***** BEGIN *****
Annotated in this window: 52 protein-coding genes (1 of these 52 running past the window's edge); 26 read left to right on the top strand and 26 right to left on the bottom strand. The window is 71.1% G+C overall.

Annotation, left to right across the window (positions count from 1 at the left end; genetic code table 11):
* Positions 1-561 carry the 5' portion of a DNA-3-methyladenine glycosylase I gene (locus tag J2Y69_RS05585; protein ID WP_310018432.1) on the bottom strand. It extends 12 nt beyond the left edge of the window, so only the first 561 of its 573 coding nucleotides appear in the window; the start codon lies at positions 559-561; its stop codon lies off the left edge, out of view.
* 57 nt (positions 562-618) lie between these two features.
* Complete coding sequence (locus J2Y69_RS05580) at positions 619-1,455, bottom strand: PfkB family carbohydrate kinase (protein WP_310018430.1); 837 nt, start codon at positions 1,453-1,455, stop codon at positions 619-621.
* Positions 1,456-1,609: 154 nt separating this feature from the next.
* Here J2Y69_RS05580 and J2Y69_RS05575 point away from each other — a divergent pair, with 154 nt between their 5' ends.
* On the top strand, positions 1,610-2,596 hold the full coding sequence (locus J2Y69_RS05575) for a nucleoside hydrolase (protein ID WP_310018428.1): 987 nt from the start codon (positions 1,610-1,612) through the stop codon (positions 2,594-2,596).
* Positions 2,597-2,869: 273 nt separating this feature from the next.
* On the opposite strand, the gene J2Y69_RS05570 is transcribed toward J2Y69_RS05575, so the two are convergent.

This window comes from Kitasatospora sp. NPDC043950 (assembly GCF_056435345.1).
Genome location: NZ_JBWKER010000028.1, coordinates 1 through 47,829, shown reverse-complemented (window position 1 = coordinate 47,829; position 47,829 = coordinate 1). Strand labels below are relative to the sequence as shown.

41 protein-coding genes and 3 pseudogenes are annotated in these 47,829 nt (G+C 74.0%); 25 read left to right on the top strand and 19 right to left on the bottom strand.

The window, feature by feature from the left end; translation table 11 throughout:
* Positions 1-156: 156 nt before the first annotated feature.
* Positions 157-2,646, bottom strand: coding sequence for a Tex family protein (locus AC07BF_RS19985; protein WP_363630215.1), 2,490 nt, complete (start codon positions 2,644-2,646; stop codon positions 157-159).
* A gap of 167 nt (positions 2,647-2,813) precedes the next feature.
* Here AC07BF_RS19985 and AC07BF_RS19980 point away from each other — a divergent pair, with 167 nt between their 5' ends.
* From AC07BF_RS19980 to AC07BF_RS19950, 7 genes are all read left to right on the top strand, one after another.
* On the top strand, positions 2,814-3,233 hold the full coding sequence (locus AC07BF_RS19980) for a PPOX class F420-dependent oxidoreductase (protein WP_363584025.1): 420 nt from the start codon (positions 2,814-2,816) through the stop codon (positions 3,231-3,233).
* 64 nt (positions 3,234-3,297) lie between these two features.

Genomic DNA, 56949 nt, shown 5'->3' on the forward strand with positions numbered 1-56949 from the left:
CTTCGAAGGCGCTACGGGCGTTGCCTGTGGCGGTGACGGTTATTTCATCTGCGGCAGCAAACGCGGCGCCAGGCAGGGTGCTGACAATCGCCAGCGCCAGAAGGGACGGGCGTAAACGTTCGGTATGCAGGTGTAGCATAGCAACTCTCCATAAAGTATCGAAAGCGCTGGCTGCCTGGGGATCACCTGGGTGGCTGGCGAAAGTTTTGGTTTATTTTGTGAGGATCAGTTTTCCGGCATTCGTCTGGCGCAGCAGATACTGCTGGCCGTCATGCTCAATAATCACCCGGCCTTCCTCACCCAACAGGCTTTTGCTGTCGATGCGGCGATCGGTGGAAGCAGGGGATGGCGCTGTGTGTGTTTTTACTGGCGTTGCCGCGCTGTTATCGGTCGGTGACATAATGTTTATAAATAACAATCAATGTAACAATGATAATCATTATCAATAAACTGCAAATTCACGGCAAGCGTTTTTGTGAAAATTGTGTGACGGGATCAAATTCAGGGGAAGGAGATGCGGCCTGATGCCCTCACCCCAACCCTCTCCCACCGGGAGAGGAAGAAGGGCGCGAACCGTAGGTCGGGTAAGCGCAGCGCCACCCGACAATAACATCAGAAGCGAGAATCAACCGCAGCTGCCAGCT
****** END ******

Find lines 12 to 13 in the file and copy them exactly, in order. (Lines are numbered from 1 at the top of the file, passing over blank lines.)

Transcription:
Genome location: NZ_JBWKER010000028.1, coordinates 1 through 47,829, shown reverse-complemented (window position 1 = coordinate 47,829; position 47,829 = coordinate 1). Strand labels below are relative to the sequence as shown.

41 protein-coding genes and 3 pseudogenes are annotated in these 47,829 nt (G+C 74.0%); 25 read left to right on the top strand and 19 right to left on the bottom strand.